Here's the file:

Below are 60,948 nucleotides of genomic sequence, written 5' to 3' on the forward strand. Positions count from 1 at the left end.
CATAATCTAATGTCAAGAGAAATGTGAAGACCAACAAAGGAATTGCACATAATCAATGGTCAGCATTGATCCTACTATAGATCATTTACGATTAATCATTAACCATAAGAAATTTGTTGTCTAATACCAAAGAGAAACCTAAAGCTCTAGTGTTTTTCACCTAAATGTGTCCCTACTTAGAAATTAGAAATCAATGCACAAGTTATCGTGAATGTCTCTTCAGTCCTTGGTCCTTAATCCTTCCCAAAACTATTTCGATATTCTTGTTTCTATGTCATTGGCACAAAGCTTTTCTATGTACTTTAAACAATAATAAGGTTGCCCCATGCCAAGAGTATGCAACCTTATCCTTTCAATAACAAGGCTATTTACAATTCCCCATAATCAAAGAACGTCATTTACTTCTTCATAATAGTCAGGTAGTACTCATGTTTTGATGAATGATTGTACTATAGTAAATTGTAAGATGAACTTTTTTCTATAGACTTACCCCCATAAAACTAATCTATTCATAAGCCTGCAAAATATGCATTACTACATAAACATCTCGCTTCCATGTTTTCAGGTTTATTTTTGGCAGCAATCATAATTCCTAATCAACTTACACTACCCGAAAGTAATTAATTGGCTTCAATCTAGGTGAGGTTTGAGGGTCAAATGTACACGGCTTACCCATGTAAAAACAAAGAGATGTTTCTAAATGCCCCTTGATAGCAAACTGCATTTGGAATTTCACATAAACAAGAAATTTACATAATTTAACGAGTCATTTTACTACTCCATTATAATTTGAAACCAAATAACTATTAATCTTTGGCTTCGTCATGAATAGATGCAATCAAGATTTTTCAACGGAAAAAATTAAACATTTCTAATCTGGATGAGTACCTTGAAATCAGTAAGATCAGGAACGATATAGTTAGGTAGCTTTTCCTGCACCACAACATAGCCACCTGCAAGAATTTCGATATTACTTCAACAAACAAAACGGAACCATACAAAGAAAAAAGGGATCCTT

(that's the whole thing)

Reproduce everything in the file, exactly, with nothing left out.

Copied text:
Below are 60,948 nucleotides of genomic sequence, written 5' to 3' on the forward strand. Positions count from 1 at the left end.
CATAATCTAATGTCAAGAGAAATGTGAAGACCAACAAAGGAATTGCACATAATCAATGGTCAGCATTGATCCTACTATAGATCATTTACGATTAATCATTAACCATAAGAAATTTGTTGTCTAATACCAAAGAGAAACCTAAAGCTCTAGTGTTTTTCACCTAAATGTGTCCCTACTTAGAAATTAGAAATCAATGCACAAGTTATCGTGAATGTCTCTTCAGTCCTTGGTCCTTAATCCTTCCCAAAACTATTTCGATATTCTTGTTTCTATGTCATTGGCACAAAGCTTTTCTATGTACTTTAAACAATAATAAGGTTGCCCCATGCCAAGAGTATGCAACCTTATCCTTTCAATAACAAGGCTATTTACAATTCCCCATAATCAAAGAACGTCATTTACTTCTTCATAATAGTCAGGTAGTACTCATGTTTTGATGAATGATTGTACTATAGTAAATTGTAAGATGAACTTTTTTCTATAGACTTACCCCCATAAAACTAATCTATTCATAAGCCTGCAAAATATGCATTACTACATAAACATCTCGCTTCCATGTTTTCAGGTTTATTTTTGGCAGCAATCATAATTCCTAATCAACTTACACTACCCGAAAGTAATTAATTGGCTTCAATCTAGGTGAGGTTTGAGGGTCAAATGTACACGGCTTACCCATGTAAAAACAAAGAGATGTTTCTAAATGCCCCTTGATAGCAAACTGCATTTGGAATTTCACATAAACAAGAAATTTACATAATTTAACGAGTCATTTTACTACTCCATTATAATTTGAAACCAAATAACTATTAATCTTTGGCTTCGTCATGAATAGATGCAATCAAGATTTTTCAACGGAAAAAATTAAACATTTCTAATCTGGATGAGTACCTTGAAATCAGTAAGATCAGGAACGATATAGTTAGGTAGCTTTTCCTGCACCACAACATAGCCACCTGCAAGAATTTCGATATTACTTCAACAAACAAAACGGAACCATACAAAGAAAAAAGGGATCCTT